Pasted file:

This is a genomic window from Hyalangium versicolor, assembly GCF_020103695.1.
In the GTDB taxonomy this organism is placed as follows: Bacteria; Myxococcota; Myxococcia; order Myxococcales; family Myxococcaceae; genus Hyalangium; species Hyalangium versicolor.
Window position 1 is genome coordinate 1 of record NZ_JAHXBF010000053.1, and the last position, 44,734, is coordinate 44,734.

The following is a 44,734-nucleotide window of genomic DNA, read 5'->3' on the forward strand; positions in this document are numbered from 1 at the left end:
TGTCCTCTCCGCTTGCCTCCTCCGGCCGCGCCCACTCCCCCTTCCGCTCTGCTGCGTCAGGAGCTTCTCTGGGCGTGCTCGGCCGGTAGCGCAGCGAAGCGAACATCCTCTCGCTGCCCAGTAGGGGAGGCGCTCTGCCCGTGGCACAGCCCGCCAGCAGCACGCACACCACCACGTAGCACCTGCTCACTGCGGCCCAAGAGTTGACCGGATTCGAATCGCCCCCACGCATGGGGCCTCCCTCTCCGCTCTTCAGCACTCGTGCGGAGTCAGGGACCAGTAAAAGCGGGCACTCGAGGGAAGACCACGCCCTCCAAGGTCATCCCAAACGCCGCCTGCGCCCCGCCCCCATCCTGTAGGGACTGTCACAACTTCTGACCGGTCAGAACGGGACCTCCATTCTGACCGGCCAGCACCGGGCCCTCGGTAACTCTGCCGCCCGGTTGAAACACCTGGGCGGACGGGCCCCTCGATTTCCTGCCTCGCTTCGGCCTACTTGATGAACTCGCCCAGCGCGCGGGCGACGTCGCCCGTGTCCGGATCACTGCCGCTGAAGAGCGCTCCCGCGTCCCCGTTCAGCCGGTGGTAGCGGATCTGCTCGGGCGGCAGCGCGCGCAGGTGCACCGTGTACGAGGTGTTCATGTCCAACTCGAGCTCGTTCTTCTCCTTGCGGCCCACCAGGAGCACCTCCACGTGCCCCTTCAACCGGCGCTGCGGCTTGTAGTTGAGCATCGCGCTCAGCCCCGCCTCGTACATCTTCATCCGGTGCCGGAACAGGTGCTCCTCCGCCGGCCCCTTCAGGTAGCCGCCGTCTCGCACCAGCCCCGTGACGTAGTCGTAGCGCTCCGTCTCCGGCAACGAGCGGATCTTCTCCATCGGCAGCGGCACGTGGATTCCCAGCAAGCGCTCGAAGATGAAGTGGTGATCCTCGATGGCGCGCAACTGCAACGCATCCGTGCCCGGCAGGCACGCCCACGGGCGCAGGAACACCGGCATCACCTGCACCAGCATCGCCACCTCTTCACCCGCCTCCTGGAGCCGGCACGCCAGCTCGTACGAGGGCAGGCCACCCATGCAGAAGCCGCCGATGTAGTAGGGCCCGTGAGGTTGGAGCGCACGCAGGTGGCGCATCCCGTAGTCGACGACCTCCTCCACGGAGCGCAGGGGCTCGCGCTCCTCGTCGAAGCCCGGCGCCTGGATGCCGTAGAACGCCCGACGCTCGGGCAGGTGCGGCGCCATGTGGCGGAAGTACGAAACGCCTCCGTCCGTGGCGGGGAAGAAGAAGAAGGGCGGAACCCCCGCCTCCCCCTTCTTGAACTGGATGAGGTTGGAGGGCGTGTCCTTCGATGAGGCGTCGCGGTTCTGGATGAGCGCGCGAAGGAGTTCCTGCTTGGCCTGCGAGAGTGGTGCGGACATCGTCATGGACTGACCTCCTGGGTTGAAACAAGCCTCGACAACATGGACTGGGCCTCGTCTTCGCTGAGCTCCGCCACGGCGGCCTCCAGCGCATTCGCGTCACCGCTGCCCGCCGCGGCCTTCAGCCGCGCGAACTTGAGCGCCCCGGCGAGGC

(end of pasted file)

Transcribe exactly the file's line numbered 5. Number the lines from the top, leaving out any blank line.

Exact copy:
TGTCCTCTCCGCTTGCCTCCTCCGGCCGCGCCCACTCCCCCTTCCGCTCTGCTGCGTCAGGAGCTTCTCTGGGCGTGCTCGGCCGGTAGCGCAGCGAAGCGAACATCCTCTCGCTGCCCAGTAGGGGAGGCGCTCTGCCCGTGGCACAGCCCGCCAGCAGCACGCACACCACCACGTAGCACCTGCTCACTGCGGCCCAAGAGTTGACCGGATTCGAATCGCCCCCACGCATGGGGCCTCCCTCTCCGCTCTTCAGCACTCGTGCGGAGTCAGGGACCAGTAAAAGCGGGCACTCGAGGGAAGACCACGCCCTCCAAGGTCATCCCAAACGCCGCCTGCGCCCCGCCCCCATCCTGTAGGGACTGTCACAACTTCTGACCGGTCAGAACGGGACCTCCATTCTGACCGGCCAGCACCGGGCCCTCGGTAACTCTGCCGCCCGGTTGAAACACCTGGGCGGACGGGCCCCTCGATTTCCTGCCTCGCTTCGGCCTACTTGATGAACTCGCCCAGCGCGCGGGCGACGTCGCCCGTGTCCGGATCACTGCCGCTGAAGAGCGCTCCCGCGTCCCCGTTCAGCCGGTGGTAGCGGATCTGCTCGGGCGGCAGCGCGCGCAGGTGCACCGTGTACGAGGTGTTCATGTCCAACTCGAGCTCGTTCTTCTCCTTGCGGCCCACCAGGAGCACCTCCACGTGCCCCTTCAACCGGCGCTGCGGCTTGTAGTTGAGCATCGCGCTCAGCCCCGCCTCGTACATCTTCATCCGGTGCCGGAACAGGTGCTCCTCCGCCGGCCCCTTCAGGTAGCCGCCGTCTCGCACCAGCCCCGTGACGTAGTCGTAGCGCTCCGTCTCCGGCAACGAGCGGATCTTCTCCATCGGCAGCGGCACGTGGATTCCCAGCAAGCGCTCGAAGATGAAGTGGTGATCCTCGATGGCGCGCAACTGCAACGCATCCGTGCCCGGCAGGCACGCCCACGGGCGCAGGAACACCGGCATCACCTGCACCAGCATCGCCACCTCTTCACCCGCCTCCTGGAGCCGGCACGCCAGCTCGTACGAGGGCAGGCCACCCATGCAGAAGCCGCCGATGTAGTAGGGCCCGTGAGGTTGGAGCGCACGCAGGTGGCGCATCCCGTAGTCGACGACCTCCTCCACGGAGCGCAGGGGCTCGCGCTCCTCGTCGAAGCCCGGCGCCTGGATGCCGTAGAACGCCCGACGCTCGGGCAGGTGCGGCGCCATGTGGCGGAAGTACGAAACGCCTCCGTCCGTGGCGGGGAAGAAGAAGAAGGGCGGAACCCCCGCCTCCCCCTTCTTGAACTGGATGAGGTTGGAGGGCGTGTCCTTCGATGAGGCGTCGCGGTTCTGGATGAGCGCGCGAAGGAGTTCCTGCTTGGCCTGCGAGAGTGGTGCGGACATCGTCATGGACTGACCTCCTGGGTTGAAACAAGCCTCGACAACATGGACTGGGCCTCGTCTTCGCTGAGCTCCGCCACGGCGGCCTCCAGCGCATTCGCGTCACCGCTGCCCGCCGCGGCCTTCAGCCGCGCGAACTTGAGCGCCCCGGCGAGGC